Shoulder-surfers and pseudo-cops in Sweden

A shoulder-surfer in Stockholm gets seniors' PIN, then steals their ATM card.
A shoulder-surfer in Stockholm gets seniors' PIN, then steals their ATM card.

I want to wail even in Sweden, because the country has long been perceived as enjoying a relatively low crime rate. And it did. But not any more.

The day I arrived in Stockholm, the paper featured a spread on thieves lurking at ATMs who preyed on the elderly. The scam stars a shoulder-surfer lying in wait for seniors to come use a cash machine. He watches them enter their PINs, then tricks them into allowing their bank card to be physically stolen in one way or another. The thief may ask to change a ten crown note, or may meet the mark at the parking meter and ask for a small coin. Anything to get the mark’s wallet out.

One wallet, many hands.
One wallet, many hands.

Then what? “Magic arts,” one victim said. “Finger magic,” said the police. Hard to believe that a bank card can be stolen from a victim’s wallet right under his nose. Yet, Bob and I recognize the trick we call the “flower gift lift,” as practiced by women in Palma de Mallorca (and I’m sure other places, too). It’s forceful, brazen, devious, and it works. I’ve written about that here.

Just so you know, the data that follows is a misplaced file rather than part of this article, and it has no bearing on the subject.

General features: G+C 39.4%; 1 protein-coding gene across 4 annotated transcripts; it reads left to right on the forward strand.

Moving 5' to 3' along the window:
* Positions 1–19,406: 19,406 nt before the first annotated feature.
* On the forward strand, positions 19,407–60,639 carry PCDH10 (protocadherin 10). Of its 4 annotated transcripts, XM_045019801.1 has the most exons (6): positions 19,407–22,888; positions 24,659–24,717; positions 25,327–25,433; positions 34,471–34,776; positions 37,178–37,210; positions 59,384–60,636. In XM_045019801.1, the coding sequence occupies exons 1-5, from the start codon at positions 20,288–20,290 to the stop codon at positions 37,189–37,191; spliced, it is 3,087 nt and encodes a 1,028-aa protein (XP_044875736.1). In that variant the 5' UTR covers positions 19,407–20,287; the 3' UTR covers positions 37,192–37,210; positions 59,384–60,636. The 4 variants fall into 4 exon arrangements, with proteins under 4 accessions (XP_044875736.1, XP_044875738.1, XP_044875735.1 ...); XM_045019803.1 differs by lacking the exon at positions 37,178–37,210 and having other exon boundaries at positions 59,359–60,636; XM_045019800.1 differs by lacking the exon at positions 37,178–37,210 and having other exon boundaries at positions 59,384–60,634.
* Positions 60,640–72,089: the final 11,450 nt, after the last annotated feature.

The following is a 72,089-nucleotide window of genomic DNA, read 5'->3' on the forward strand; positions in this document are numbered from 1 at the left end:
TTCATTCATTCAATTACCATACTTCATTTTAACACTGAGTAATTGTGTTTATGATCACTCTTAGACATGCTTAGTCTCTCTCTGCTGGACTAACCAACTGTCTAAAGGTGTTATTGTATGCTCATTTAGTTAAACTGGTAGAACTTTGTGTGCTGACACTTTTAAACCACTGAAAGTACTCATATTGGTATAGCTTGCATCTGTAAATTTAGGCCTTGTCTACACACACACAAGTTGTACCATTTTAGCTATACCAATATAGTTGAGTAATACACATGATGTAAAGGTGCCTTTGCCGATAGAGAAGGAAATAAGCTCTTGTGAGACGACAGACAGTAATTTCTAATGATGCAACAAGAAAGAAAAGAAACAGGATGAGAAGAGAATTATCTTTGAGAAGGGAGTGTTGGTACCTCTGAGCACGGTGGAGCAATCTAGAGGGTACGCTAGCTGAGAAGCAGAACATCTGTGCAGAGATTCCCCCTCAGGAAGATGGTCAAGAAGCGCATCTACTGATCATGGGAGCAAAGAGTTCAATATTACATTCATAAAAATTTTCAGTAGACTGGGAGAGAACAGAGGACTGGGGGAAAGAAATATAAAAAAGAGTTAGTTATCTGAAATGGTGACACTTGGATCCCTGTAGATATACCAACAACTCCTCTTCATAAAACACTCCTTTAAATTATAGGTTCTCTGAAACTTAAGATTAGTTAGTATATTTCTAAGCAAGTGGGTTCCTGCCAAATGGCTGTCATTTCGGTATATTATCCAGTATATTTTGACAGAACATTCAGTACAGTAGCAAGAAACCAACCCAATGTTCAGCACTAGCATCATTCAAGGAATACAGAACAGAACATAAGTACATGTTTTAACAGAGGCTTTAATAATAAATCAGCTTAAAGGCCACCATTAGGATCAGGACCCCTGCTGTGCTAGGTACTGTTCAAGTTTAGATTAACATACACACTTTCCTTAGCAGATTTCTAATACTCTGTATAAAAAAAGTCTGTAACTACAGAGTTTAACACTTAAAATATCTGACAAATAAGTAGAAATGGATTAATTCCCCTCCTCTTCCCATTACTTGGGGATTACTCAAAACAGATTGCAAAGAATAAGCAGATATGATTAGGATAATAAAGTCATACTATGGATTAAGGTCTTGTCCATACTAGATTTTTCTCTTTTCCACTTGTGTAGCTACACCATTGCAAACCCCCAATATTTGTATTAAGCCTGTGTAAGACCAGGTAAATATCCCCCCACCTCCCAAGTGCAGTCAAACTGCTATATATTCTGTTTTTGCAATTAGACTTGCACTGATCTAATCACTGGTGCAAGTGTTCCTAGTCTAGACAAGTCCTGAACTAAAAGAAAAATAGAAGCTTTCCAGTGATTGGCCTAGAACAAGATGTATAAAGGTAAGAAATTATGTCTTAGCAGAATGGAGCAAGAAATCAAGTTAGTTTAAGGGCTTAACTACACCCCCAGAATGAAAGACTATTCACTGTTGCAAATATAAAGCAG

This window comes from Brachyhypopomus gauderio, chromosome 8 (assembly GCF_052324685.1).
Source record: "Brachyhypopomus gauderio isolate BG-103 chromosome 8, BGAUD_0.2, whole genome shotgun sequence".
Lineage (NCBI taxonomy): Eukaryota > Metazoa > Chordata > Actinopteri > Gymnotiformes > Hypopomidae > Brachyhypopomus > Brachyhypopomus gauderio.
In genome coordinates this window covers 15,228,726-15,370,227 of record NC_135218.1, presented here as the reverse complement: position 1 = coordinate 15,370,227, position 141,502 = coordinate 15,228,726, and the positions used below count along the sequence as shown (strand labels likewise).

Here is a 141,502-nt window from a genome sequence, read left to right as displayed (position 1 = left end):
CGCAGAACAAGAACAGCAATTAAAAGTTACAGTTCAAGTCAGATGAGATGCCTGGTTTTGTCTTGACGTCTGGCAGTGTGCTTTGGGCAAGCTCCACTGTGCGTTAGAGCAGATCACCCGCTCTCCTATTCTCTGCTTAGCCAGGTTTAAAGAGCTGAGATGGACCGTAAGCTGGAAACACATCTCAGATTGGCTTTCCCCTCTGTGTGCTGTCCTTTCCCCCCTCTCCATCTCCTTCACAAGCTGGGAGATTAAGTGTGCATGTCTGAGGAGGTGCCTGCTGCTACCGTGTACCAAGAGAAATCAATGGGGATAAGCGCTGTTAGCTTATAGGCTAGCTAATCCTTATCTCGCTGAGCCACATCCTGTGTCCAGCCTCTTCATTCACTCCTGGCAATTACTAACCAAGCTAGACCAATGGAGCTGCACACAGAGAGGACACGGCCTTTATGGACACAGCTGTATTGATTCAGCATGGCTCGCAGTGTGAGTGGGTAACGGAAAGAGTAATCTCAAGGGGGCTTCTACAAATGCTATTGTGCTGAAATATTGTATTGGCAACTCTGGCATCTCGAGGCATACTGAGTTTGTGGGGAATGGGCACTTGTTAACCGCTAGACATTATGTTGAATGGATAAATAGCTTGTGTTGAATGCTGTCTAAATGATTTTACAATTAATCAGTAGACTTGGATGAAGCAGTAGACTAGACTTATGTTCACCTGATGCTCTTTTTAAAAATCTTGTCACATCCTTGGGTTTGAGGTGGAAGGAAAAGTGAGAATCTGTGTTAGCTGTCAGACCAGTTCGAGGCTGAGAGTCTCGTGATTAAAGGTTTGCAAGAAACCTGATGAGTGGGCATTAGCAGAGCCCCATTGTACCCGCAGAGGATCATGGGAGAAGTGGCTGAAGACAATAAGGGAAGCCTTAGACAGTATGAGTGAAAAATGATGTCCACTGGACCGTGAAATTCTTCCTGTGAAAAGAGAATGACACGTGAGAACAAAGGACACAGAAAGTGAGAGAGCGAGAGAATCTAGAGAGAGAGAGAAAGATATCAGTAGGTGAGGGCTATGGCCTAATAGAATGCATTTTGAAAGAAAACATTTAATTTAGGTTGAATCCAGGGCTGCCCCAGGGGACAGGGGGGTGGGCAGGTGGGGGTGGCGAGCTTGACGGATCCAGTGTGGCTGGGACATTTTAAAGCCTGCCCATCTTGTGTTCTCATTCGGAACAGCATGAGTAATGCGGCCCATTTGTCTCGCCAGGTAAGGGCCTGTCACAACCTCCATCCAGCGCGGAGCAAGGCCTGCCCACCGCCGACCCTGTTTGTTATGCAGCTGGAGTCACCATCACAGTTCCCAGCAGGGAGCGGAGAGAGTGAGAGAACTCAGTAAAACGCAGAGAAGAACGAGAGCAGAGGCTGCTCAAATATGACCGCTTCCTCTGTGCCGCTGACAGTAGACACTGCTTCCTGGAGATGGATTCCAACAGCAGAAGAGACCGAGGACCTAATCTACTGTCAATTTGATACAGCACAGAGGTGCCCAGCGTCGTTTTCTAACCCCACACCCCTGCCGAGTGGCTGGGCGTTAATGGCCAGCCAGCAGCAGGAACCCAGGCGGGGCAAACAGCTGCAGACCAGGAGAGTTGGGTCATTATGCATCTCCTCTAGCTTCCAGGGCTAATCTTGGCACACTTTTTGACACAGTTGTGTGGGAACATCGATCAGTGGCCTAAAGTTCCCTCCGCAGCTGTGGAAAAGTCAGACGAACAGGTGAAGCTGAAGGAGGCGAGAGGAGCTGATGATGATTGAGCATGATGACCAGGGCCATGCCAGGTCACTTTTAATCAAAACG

The Stockholm shoulder-surfer was part of an international gang from Romania. He and one other were sentenced to a few years in prison. Police say they’ve operated all over Sweden, targeting the elderly and handicapped. ATM surveillance photos show victims in wheelchairs and using walkers.

At around the same time. a community newspaper warned of “false policemen” also targeting seniors at ATMs. The thieves convinced the seniors that they needed their bank cards and PINs in order to control illegal withdrawals. Police report additional ploys: door-to-door police impostors warn of burglaries in the neighborhood and want to photograph jewelry and valuables. Whatever the ploy, the thief gets in—cash and valuables go out.

Graph from
Graph from

As I was writing this, the evening news came on. Seems some scammers are knocking on seniors’ doors to give them tips about H1N1. Rather, one scammer knocks and talks. While the senior is occupied, the other slips in and robs the resident.

Meanwhile, last month, police saw for the first time credit cards being skimmed at gas pumps. “So far police have no suspects and haven’t been able to determine how the skimming operation has been carried out.” I have advised them!

Skimmers have been found attached to ATMs at Ikea and a Stockholm Toys R Us store. There was a home invasion in the sleepy suburb where my family lives.
What has Sweden come to?

© Copyright 2008-2009 Bambi Vincent. All rights reserved.

More from Bambi Vincent

Bob Arno and Bambi in a den of thieves—16

Anticipation. Frank has RSVPed by email, with enthusiasm. But what about the...
Read More


Leave a Reply

Your email address will not be published. Required fields are marked *